The final rule will become mandatory 5 years after the final version is published However, DOE will invite manufacturers to use the DOE metric and test standard sooner and will accept certifications early (probably in 2017), so the engineers and utility rebate programs may begin to specify DOE-certified efficiency levels 3 to 4 years early.
All fans offered for sale at operating conditions that require 1 to nominally 200 brake horsepower will be covered by the rule unless they are on an exclusion list. The terms sheet recommends a long list of exclusions, either because fan energy is already part of another DOE regulation, the fan application requires a design that compromises efficiency, or because the fan type is so rarely used that its aggregate energy use is trivial.
The DOE standard will establish a maximum input power (called FEPstd, or fan electrical-input power) that varies with flow and pressure at the fan design point. That means that the regulation applies to an infinite set of conditions that define the particular design/selection points (airflows and pressure rises) offered for sale. The maximum fan shaft power allowed by DOE at the design point will be calculated in accordance with the following equation:
Unprecedented, but not a precedent
No other DOE regulation is applied at all conceivable operating conditions. Other rules choose representative test conditions, which provide a fair indicator of a product’s relative efficiency during operation.
Unfortunately, a fan’s efficiency does not behave like the efficiency of other products. Every fan can be both very efficient and very inefficient, depending on what flow and pressure at which it operates. This renders the traditional regulatory approach ineffective. That is why the DOE regulatory standard must be applied to any and all operating conditions. Certification of fan performance also must be done at any and all operating conditions offered for sale in the regulated range.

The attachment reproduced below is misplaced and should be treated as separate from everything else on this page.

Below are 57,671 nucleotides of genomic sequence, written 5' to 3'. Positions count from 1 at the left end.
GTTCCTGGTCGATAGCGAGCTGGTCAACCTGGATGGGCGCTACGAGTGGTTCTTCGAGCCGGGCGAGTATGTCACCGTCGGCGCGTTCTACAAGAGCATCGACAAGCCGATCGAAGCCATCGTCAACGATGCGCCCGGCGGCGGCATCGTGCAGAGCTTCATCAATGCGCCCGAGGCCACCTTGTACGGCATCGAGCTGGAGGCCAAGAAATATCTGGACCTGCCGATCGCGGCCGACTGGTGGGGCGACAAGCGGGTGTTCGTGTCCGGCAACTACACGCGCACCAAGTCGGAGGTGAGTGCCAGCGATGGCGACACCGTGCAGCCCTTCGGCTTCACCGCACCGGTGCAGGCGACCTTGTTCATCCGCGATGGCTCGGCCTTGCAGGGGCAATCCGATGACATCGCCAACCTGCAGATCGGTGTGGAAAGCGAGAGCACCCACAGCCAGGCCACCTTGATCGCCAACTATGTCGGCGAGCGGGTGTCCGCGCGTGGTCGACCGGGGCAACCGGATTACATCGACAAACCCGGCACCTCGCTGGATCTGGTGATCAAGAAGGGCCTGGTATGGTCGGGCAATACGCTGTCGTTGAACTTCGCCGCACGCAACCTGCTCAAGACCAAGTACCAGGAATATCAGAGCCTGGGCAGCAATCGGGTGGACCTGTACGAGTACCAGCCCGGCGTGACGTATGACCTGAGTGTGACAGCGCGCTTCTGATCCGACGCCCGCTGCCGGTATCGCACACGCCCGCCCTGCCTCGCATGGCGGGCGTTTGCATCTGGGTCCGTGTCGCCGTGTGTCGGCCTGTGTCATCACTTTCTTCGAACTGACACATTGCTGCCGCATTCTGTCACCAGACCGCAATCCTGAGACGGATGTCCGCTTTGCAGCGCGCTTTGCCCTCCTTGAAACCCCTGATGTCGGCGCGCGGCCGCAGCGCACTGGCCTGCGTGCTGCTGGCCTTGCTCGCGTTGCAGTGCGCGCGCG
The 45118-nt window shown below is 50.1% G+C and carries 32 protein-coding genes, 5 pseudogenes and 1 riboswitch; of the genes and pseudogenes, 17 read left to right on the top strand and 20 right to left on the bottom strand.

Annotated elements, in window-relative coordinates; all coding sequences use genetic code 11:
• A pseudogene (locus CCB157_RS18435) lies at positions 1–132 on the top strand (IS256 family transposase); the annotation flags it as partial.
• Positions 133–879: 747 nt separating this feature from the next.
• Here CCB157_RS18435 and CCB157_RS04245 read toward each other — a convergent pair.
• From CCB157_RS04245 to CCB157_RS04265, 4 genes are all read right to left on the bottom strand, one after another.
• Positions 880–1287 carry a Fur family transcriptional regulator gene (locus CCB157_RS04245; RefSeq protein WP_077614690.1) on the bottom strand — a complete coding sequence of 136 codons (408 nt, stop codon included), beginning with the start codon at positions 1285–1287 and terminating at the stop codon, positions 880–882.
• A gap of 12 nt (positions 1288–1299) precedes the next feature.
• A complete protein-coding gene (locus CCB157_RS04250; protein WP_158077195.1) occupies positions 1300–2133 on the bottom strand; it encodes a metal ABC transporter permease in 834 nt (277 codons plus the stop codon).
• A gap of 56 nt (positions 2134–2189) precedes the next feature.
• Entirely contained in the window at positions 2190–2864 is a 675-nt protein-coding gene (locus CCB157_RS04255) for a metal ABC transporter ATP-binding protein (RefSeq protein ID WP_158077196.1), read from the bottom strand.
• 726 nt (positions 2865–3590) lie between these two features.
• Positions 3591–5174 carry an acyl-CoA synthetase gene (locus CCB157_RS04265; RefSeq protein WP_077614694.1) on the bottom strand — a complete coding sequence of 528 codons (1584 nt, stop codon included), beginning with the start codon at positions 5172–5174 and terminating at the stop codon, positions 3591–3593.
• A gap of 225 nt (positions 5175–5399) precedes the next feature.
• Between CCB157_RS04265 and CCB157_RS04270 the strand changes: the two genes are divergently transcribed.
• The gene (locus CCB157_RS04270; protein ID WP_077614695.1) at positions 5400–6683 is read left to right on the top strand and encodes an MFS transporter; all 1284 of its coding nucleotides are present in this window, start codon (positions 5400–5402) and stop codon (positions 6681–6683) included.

For those outside the fan industry, this may seem like an unreasonable regulatory burden, but not so for those who make, rate, and sell fans. Fans are ruled by well-ordered laws of physics, collectively called "the fan laws," which enable one to run a 20-minute fan lab test at one speed and accurately rate that fan and other larger fans at untested speeds.
So, the peculiar nature of fan efficiency (which can be nearly anything, depending on conditions) comes with the blessing of fan laws that provide a means to deal with the challenge. Regulating to raise actual fan operating efficiency would not be practical without these laws.
Fan energy index
While DOE will judge compliance strictly based on FEP (fan electrical power; electrical power supplied to the fan assembly), the DOE test standard will describe FEI as the ratio of the FEP standard (maximum power input allowed, as described above) over the FEP (actual power input) of the fan at its design point. This ratio is 1.0 or greater for all compliant fan selections. AMCA expects that FEI ratings will become the most common description of fan efficiency in the marketplace, because FEI uses this FEP standard as defined in the first DOE rule as the benchmark against which fan efficiency will be compared forever. We expect that the DOE regulation will require that FEI ratings must tie to FEP levels that are certified by the manufacturer to DOE.
Details of the FEI metric are documented in an AMCA white paper, downloadable from its website. DOE’s nomenclature is slightly different than in the white paper-DOE refers to FEI, which includes motor and drive losses, while the AMCA paper refers to fan-efficiency ratio (FER), which considers the fan only.
A fan with variable speed must still comply with the design-point FEP requirements. In other words, the DOE will regulate based on FEP at the design point only (full speed), but may authorize the use of an inflated FEI in marketing materials and product labels that benefit from variable-speed control.